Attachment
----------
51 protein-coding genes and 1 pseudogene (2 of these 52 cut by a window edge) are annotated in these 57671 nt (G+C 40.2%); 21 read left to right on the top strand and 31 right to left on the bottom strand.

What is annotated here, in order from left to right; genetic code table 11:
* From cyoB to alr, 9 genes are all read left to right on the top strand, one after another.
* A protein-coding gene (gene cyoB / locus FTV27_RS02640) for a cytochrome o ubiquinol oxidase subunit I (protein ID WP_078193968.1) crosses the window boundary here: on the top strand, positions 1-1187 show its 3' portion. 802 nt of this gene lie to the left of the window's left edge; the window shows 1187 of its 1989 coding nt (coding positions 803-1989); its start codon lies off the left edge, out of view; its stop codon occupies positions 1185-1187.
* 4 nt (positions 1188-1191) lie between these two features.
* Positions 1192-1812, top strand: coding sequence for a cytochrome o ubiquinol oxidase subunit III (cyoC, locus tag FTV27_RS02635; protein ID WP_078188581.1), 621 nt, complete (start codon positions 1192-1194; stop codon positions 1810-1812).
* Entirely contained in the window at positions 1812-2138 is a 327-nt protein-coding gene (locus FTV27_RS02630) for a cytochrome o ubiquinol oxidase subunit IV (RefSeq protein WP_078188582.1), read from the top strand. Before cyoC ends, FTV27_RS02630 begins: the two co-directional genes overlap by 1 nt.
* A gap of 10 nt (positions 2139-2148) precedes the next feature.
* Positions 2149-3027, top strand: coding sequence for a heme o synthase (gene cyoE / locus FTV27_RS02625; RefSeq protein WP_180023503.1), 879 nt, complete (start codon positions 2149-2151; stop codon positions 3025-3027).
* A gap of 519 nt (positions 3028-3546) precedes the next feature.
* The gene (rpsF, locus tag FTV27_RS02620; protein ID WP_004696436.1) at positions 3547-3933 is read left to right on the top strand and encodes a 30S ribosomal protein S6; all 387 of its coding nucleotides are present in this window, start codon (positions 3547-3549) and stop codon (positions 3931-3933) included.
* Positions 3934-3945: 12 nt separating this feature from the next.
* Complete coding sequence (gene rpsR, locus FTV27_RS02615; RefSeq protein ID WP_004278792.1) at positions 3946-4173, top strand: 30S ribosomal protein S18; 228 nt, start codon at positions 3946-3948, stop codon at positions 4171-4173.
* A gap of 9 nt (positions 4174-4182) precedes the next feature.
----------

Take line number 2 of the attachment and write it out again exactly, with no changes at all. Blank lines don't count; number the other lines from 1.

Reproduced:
What is annotated here, in order from left to right; genetic code table 11: